Thanksgiving is this week, a holiday whose appeal and practice is more widespread across the United States than any other holiday. The annual day of gratitude carries many characteristics such as specific foods and desserts and the warmth of company, but none more than tradition. Unfortunately, tradition is exactly what we must be willing to break so the coronavirus (COVID-19) pandemic can finally become yesterday’s history.
Thanksgiving usually means college students will be traveling from school and returning home to spend the long weekend with their families; however, this is not a usual Thanksgiving and there is no reason to treat it as such.
The COVID-19 pandemic spread to the United States around March of this year, and Montclair State University was one of the few New Jersey colleges to decide to reopen in the fall. Students at Montclair State have thus far experienced a fall semester unlike any other in our university’s memory. While the regulations set in place by the university have evolved since the middle of August, we have been working hard to earn our course credits through a digital format from our homes and campus dorms for the last three months.
We can do it for one more month.
As we visit our families for Thanksgiving and winter break, we must remember the obligation we hold to those family members who are particularly vulnerable to COVID-19, our elected officials and school administrators who have worked to govern this unprecedented era to the best of their abilities. Most importantly, we must encourage ourselves and our fellow Red Hawks to remember to follow the recommended health and safety guidelines, with mindfulness and caution. Otherwise, the sacrifices we have made will be in vain and our spring semester will be no more “normal” then its successor.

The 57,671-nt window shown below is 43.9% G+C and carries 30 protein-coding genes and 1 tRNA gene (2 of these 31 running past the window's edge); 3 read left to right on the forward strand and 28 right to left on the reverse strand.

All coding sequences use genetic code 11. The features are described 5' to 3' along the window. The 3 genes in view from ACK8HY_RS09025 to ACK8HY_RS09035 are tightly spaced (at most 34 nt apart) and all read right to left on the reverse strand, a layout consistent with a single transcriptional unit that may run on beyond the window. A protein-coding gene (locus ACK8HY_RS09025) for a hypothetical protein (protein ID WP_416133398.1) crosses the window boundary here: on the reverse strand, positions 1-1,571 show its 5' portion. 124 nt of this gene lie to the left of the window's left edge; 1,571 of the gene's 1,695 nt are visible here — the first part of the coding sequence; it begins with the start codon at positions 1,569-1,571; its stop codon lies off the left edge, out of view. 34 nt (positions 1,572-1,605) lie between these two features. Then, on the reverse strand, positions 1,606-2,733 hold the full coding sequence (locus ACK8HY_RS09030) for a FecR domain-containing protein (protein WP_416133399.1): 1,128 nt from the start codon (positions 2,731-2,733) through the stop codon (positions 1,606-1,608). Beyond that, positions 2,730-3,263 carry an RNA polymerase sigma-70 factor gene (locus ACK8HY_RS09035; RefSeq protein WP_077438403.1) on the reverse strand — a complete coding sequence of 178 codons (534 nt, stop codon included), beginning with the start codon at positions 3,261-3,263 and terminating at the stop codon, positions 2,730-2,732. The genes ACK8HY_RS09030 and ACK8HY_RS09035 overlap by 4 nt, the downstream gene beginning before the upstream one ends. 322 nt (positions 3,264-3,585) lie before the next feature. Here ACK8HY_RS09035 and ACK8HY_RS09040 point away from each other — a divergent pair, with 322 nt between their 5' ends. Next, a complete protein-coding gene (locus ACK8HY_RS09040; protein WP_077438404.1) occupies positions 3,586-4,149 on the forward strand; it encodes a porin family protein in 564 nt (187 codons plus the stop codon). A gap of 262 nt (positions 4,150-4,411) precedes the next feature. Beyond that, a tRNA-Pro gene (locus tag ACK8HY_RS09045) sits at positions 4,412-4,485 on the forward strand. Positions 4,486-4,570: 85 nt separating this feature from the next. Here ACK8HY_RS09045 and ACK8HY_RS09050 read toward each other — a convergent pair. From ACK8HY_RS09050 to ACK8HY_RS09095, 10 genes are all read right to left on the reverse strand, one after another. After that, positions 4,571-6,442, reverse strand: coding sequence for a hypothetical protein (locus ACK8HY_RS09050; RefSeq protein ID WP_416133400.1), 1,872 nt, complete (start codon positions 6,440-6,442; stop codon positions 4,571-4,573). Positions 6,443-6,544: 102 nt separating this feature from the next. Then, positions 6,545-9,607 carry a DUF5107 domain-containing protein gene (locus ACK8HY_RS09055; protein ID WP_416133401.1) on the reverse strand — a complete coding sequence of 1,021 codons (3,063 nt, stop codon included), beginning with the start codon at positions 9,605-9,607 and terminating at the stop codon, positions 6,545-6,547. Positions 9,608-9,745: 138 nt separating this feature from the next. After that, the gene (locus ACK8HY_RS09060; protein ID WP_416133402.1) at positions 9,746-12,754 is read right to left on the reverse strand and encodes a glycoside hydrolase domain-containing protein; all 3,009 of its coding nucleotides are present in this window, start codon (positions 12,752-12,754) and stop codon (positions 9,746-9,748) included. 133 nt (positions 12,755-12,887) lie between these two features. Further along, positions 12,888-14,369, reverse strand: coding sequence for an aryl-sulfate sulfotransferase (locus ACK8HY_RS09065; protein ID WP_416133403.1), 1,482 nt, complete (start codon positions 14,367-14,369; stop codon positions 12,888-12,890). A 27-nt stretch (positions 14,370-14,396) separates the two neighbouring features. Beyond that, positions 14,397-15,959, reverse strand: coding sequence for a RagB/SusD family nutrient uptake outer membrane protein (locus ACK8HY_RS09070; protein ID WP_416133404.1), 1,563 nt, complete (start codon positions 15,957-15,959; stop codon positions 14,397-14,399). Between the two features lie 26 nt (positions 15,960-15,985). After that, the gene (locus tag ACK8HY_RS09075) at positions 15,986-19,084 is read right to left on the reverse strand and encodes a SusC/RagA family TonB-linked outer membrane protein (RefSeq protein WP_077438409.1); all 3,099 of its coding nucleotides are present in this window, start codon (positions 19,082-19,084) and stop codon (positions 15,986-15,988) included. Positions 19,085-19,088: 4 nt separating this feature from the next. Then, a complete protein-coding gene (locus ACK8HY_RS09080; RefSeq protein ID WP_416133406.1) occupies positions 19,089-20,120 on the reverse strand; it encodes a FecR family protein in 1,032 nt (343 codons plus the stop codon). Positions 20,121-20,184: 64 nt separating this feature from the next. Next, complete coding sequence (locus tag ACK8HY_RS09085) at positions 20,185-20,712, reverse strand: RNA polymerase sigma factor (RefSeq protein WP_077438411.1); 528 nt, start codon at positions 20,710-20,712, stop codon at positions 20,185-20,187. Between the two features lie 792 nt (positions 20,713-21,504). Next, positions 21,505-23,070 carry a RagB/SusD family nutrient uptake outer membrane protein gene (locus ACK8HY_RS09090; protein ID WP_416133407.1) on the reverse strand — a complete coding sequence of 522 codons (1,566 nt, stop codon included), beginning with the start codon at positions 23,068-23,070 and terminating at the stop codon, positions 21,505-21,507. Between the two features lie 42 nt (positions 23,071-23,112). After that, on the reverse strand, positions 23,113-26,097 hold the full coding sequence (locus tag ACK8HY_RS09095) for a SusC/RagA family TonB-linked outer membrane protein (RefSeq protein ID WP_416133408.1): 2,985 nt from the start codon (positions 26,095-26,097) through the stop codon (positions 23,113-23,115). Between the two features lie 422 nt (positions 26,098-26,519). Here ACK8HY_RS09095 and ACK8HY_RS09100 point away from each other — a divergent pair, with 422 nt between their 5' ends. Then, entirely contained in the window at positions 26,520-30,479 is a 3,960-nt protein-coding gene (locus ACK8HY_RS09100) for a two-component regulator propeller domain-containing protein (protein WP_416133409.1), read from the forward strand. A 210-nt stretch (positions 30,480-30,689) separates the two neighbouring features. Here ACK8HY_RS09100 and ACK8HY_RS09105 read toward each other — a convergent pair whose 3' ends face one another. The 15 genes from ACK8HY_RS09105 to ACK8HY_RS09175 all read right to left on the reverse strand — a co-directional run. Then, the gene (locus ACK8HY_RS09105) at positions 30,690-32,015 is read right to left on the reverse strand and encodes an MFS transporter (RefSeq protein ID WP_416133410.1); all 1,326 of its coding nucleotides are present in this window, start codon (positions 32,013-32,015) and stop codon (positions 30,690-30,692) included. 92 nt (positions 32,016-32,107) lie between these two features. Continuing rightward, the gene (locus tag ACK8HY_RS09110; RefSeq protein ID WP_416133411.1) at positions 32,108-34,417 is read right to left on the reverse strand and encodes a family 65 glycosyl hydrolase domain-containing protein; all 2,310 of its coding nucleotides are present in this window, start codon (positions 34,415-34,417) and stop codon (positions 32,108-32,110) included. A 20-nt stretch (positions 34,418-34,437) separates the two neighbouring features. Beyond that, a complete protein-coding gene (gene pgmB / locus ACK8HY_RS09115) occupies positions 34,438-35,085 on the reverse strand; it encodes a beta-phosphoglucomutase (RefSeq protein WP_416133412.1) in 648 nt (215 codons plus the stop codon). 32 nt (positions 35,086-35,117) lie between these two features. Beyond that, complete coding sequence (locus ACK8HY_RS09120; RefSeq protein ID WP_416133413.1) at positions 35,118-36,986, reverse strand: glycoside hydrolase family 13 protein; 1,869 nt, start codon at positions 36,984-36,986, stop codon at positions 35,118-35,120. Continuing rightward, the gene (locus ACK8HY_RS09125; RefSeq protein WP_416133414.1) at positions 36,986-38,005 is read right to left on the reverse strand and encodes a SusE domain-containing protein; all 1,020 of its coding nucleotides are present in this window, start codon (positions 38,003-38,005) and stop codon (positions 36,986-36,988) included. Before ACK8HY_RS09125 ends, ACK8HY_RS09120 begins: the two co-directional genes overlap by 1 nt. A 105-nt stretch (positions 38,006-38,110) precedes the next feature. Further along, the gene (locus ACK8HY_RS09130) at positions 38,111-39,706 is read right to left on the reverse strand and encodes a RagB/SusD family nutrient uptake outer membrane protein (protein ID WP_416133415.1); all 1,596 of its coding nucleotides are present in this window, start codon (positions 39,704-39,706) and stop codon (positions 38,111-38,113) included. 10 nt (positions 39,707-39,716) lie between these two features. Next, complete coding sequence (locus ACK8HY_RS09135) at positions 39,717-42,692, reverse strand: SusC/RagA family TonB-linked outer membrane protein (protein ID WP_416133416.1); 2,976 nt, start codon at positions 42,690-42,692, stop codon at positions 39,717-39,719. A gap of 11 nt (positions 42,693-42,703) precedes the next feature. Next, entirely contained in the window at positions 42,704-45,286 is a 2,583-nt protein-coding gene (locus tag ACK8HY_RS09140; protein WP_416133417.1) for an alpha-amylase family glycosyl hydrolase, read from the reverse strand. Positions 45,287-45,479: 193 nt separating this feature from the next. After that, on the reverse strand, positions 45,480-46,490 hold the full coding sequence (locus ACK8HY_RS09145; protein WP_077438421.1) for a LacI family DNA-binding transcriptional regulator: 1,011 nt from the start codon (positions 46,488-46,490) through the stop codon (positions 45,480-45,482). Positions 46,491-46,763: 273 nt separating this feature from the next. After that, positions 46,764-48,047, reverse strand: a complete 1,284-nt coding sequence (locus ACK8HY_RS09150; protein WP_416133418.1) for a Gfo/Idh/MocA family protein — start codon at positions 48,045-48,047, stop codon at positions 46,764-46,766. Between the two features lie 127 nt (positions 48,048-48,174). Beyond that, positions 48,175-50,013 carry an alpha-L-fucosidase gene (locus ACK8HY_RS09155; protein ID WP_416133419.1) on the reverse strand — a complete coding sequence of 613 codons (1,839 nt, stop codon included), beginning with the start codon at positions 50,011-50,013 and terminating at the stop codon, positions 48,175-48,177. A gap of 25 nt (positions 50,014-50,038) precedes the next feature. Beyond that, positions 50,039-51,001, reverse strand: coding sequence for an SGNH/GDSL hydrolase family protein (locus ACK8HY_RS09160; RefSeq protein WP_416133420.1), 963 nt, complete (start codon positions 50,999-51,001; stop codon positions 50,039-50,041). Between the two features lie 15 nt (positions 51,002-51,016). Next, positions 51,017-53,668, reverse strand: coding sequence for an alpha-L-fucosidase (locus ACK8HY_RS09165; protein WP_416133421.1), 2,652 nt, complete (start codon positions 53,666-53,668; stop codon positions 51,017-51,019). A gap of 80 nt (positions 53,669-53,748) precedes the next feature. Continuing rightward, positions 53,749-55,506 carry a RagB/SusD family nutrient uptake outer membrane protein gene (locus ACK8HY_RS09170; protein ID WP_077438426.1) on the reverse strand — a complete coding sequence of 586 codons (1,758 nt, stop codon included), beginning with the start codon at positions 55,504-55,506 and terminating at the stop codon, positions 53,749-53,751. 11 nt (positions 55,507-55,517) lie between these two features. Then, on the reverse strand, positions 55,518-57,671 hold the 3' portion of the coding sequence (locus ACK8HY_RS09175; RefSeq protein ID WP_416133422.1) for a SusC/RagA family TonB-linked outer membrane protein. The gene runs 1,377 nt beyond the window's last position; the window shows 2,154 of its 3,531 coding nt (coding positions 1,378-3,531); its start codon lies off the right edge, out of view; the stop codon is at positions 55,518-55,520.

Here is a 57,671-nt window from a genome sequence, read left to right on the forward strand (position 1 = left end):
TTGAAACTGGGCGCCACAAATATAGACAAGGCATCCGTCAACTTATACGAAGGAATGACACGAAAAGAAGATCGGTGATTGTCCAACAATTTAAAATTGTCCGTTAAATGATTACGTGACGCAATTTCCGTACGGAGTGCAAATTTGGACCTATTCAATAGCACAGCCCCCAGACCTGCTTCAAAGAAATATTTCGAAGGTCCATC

Attending an institution of higher education is not just about earning a degree to prepare yourself for the professional world. College is a place to socialize and create lifelong friendships and to have fun. Most of all, college serves as a time in life where one can enter and leave as a completely different person. It is a place to find oneself.
We have been forced to sacrifice that aspect of college life so far this academic year, but for seniors and some graduate students, there remains one more semester this upcoming spring. We must do everything in our power to make sure it is not taken away from us as well.
While we have remained hopeful that Thanksgiving and the winter holiday season will serve as a beacon of light amid the dark shadow cast on our society by the COVID-19 pandemic, and that typical celebrations with friends and family would provide a glimmer of hope, it remains that this is not a time of normalcy. We must continue to do everything we can to make a real, safe return to normal life as quickly as possible.
We all know the safety guidelines promoted by the state, but the practice of those guidelines lies in our responsibility.